"I will tell you how to become rich.
Close the doors. 
Be fearful when others are greedy.
Be greedy when others are fearful."
 -- Warren Buffett

Can't argue with that, can you? I don't need to remind you of how much fear is in the market these days. It's a real gut check, but that fear is creating incredible opportunities for investors patient and diligent enough to search for the babies thrown out with the bathwater.

Using our Motley Fool CAPS ranking system's screening tool, I scanned for bargain companies with the following characteristics:

  • Five-star ratings, since they are the best of breed.
  • Trailing dividend yields of at least 3%.
  • Price-to-book ratios no greater than 1.
  • Dreadful performance over the past 26 weeks. Yes, most stocks meet this condition, but I'm looking for the big crashers. The complete capitulators. The mothers and fathers of all bargains.

Among others, I dug up these stocks, which have been shredded to such paltry levels that it's hard to keep ignoring 'em:

Company

26-Week 
Price Change

Dividend 
Yield

Price/Book Ratio

Price/Earnings 
Ratio (TTM)

Euroseas Limited (NASDAQ:ESEA)

(58%)

15.5%

0.54

2.71

NamTai Electronics (NYSE:NTE)

(50%)

15.0%

0.76

4.82

NYSE Euronext (NYSE:NYX)

(34%)

4.3%

0.82

9.87

Precision Drilling Trust (NYSE:PDS)

(70%)

17.9%

0.68

3.21

Sotheby's (NYSE:BID)

(64%)

6.7%

0.94

4.11

Data from Motley Fool CAPS as of Jan. 8, 2009. TTM =  trailing 12 months.

None of these are necessarily recommendations -- just good starting points for you to dig a little deeper. You can rerun an update of this screen yourself.

Sell! Buy! Sell! Sell! Buy!
Three of the top 11 largest percentage-moving days since 1928 occurred this past October. Volatility was everywhere, day after day after day. Nothing was spared, not even NYSE Euronext, a company that should conceivably thrive off of the volatility. TMFZahrim put it best when he wrote back in October, "Hyperactive markets mean lots of trading, and [NYSE Euronext] takes a cut of every trade. That's why this crisis is great news for the exchanges themselves."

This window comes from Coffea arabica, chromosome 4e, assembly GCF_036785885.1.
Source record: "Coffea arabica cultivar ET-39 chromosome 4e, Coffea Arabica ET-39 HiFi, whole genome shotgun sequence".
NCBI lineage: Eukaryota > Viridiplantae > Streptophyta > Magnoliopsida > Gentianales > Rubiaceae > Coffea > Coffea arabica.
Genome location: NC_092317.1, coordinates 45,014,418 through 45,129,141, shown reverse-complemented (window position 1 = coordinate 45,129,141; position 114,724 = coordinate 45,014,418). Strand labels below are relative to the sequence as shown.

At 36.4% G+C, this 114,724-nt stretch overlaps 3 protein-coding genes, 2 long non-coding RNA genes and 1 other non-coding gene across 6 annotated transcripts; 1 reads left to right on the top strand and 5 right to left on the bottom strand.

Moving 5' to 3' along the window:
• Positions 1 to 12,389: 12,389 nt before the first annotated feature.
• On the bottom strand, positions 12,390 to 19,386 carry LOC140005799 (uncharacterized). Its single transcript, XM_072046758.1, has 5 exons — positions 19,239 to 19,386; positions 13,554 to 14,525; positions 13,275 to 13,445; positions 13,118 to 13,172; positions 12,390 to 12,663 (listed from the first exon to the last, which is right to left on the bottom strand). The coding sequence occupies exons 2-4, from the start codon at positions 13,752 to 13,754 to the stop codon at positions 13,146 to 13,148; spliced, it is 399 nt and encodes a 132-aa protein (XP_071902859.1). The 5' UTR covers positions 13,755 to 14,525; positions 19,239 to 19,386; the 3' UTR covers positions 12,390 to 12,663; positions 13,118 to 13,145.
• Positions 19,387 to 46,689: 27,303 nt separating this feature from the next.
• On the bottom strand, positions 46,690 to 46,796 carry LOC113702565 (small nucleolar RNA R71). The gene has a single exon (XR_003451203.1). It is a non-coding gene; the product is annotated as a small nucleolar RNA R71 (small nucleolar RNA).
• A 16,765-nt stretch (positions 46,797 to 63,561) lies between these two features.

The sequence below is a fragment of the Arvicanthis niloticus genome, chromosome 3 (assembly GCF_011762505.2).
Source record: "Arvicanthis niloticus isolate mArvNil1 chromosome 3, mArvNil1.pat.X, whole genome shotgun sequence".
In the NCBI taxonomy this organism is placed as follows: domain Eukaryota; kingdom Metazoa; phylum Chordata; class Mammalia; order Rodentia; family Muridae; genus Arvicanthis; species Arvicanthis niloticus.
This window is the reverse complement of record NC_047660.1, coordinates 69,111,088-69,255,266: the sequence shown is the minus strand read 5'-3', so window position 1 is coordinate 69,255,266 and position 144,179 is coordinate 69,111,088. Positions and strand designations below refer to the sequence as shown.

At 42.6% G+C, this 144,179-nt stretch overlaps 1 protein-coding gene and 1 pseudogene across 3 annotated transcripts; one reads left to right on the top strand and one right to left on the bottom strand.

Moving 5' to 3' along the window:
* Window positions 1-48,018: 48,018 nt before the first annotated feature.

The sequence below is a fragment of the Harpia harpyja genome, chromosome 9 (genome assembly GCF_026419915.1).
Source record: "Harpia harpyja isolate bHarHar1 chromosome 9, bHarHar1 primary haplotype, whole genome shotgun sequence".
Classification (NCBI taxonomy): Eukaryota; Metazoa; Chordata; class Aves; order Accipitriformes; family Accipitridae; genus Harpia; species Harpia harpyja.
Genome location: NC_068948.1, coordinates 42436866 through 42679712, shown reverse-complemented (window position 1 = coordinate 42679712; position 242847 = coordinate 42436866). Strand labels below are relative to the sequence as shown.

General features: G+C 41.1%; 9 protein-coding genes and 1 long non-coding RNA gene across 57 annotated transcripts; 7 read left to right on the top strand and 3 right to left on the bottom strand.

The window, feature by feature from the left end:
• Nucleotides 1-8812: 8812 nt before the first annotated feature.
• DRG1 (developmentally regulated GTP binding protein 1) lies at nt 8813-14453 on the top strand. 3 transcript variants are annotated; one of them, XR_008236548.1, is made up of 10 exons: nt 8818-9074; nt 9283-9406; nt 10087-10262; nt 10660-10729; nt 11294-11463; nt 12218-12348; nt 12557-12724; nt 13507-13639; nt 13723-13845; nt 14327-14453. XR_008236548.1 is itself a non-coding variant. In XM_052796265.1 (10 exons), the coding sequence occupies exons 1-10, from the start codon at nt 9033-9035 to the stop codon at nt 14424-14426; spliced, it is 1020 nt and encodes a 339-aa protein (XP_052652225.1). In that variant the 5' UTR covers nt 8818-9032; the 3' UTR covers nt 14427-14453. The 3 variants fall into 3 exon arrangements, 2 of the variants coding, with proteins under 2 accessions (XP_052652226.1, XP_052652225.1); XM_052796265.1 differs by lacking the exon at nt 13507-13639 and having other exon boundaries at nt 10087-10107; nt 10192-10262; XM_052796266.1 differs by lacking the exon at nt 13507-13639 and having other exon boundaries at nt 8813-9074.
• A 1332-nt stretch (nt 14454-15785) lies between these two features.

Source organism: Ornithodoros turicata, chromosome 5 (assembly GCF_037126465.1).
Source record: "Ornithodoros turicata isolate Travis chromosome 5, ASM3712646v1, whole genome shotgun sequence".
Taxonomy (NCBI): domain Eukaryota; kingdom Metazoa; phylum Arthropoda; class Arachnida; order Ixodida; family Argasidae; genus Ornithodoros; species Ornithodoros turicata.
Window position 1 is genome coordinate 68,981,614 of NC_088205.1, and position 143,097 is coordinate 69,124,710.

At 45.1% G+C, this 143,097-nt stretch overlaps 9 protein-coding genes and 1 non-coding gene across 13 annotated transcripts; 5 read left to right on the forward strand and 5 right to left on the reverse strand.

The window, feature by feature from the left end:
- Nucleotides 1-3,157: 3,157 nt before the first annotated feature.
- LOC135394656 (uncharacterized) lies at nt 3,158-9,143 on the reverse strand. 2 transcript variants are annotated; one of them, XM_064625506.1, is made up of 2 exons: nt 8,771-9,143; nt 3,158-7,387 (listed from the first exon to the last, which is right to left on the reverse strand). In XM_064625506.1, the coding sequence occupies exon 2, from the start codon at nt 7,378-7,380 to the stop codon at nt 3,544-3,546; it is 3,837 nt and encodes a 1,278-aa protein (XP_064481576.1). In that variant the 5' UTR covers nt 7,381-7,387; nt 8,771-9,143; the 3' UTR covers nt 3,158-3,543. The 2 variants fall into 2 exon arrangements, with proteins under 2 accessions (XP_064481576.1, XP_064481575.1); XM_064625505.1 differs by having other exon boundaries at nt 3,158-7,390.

Nevertheless, shares are down about 66% in the past year, erasing most of the substantial gains the exchange logged in the past few years.

And you know what? Good riddance. The stock was overvalued and overloved to begin with. Shares traded at more than $100 a pop in late 2006 -- a year that produced just $1.36 per share in net income.

Thankfully, that endless optimism is long gone. As my Fool colleague Alex Dumortier put it in late October:

NYSE Euronext's stock has spent much of the last two years being substantially overvalued. Now is not one of those times: With the most pessimistic analyst calling for the company to earn $2.99 next year, the stock looks positively attractive at approximately 10 times that estimate.

Valuation? Check. Fears of further price erosion spell more opportunity, especially with the stock's rock-solid balance sheet. I can think of several other reasons to like this stock.

  • A moat like no other: The barriers to entry in the exchange market aren't just tough, they're as close to impenetrable as it gets. There's Nasdaq OMX (NASDAQ:NDAQ), CME Group (NASDAQ:CME), and a smattering of other competitors, but NYSE Euronext is hands down the biggest and baddest of them all. Take a market leader in an industry where competitive threats are scarcely confronted, and the outcome's rarely disappointing.
  • Opportunity in credit-default swaps: After the credit-default swap (CDS) market by and large imploded in 2008, investors and regulators finally realized these financial time bombs need to call a centralized clearinghouse their home. A partner of NYSE Euronext's Liffe derivatives unit was recently granted permission by the SEC to operate a CDS exchange in the U.S.
  • Weak dollar hedge: Thanks to the merger with Euronext, fully 70% of operating income came from nondollar currencies during the nine months ending Sept. 30. So long as the U.S. government continues to lob mountains of cash at every conceivable problem it can find, a long, sustained drop in the dollar's value seems plausible. Provided the dollar declines in relation to the euro and pound, a company like NYSE Euronext stands to benefit.

You take it from here
Our CAPS community is digging through the carnage in search of opportunities like NYSE Euronext and a slew of others. In fact, more than 125,000 investors use CAPS to share their opinions on more than 5,000 stocks. Click here to give it a try. It won't cost you a dime.

Further Foolishness:

Fool contributor Morgan Housel doesn't own shares in any of the companies mentioned in this article. Precision Drilling and Nam Tai Electronics are Global Gains selections. Sotheby's is a Motley Fool Hidden Gems pick. NYSE Euronext is a Rule Breakers recommendation. The Motley Fool wrote puts on Nasdaq OMX. The Motley Fool is investors writing for investors.